Aggregate type

Default PCC CTE for each aggregate type and model based on mix design

deltaT for JPCP and CRCP design*

Time dependent

Base type, construction time, PCC index properties, and climatic variables

N/A

Data in MEPDG JPCP and CRCP calibration to be used

Erosion in CRCP design**

Time dependent

Base type, index properties and strength of base, and climate (precipitation)

N/A

Data in MEPDG CRCP calibration models to be used

EI—JPCP**

N/A

Base type, base properties, and climate (precipitation)

N/A

Data in MEPDG JPCP calibration models to be used

 

Rehabilitation of Existing PCC Slab

Compressive strength

Time dependent

Same as for parameters used in new design

Elastic modulus

Time dependent

Same as for parameters used in new design

Flexural strength

Time dependent

Same as for parameters used in new design

N/A = Not applicable.*Construction dependent. **Base dependent but listed in PCC properties because it is considered a design feature for JPCP or CRCP design.

Table 7. Independent variables to derive prediction models for stabilized materials.

Material Type

Material Property

Constant or Time Dependent

Independent Variables

Lean concrete and cement-treated aggregate

Elastic modulus

Constant

Compressive strength

Flexural strength* (for HMA pavement design)

Constant

Compressive strength

Lime-cement-fly ash

Resilient modulus

Time dependent

Unconfined compressive strength or index properties (soil type, Atterberg limits, and gradation)

Soil cement

Resilient modulus

Time dependent

Unconfined compressive strength or index properties (soil type, Atterberg limits, and gradation)

Lime-stabilized soil

Resilient modulus

Time dependent

Unconfined compressive strength or index properties (soil type, Atterberg limits, and gradation)

All material types listed above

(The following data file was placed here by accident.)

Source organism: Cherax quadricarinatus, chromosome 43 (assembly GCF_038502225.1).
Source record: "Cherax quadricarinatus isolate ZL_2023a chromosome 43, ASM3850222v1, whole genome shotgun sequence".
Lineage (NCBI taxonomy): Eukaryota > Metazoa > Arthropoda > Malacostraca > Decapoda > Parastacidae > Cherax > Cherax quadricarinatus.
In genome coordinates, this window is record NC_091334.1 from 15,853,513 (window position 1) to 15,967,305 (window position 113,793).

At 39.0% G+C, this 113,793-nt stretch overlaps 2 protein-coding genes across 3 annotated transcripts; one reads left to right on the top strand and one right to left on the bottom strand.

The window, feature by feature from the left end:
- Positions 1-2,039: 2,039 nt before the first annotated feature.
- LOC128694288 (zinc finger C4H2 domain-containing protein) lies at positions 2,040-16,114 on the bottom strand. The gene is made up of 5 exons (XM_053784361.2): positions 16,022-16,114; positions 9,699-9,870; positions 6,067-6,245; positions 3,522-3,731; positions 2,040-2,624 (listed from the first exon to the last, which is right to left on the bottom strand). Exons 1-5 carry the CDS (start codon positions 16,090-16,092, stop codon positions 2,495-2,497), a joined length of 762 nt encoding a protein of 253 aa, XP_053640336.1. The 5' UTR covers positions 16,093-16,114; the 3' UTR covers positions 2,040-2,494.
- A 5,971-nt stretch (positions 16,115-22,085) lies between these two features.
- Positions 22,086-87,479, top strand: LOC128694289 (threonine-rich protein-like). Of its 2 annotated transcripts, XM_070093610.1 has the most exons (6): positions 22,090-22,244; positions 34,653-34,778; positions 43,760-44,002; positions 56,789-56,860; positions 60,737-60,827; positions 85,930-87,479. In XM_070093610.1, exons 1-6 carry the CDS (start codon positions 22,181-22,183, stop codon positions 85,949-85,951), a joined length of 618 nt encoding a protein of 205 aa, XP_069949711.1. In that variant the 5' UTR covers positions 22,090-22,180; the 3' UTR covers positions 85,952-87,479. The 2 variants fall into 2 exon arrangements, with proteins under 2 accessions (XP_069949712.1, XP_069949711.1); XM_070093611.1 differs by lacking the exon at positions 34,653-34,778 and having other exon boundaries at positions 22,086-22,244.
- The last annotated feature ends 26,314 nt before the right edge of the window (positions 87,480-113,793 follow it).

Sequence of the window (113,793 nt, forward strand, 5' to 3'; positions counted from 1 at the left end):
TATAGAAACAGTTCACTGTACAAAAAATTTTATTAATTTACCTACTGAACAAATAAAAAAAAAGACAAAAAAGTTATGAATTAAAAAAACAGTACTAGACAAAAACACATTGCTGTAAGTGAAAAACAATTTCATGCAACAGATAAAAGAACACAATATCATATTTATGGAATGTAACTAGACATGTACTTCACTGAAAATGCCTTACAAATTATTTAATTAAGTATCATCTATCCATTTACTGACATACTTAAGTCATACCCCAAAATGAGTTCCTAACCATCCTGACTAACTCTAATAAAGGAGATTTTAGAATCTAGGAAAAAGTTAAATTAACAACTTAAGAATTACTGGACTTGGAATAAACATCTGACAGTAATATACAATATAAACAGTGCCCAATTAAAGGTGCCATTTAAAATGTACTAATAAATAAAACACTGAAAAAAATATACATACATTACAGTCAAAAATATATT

Unconfined compressive strength

Time dependent

Soil type, Atterberg limits, and gradation

*Construction dependent.

 

Table 8. Independent variables to derive prediction models for unbound materials.

Material Property

Constant or Time Dependent

Independent Variables

Comments

Resilient modulus determined using the following two options:

·       Regression coefficients k1, k2, and k3 for the generalized constitutive model that defines resilient modulus as a function of stress state and regressed from lab resilient modulus tests.

·       Determine the average design resilient modulus for the expected in-place stress state from laboratory resilient modulus tests.

Time dependent

Soil type, Atterberg limits, maximum dry density, optimum moisture content, gradation, and the percent passing the #200 sieve, P200.

Analyses will verify several options and combinations of grouping data

 


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The Federal Highway Administration (FHWA) is a part of the U.S. Department of Transportation and is headquartered in Washington, D.C., with field offices across the United States. is a major agency of the U.S. Department of Transportation (DOT). Provide leadership and technology for the delivery of long life pavements that meet our customers needs and are safe, cost effective, and can be effectively maintained. Federal Highway Administration's (FHWA) R&T Web site portal, which provides access to or information about the Agency’s R&T program, projects, partnerships, publications, and results.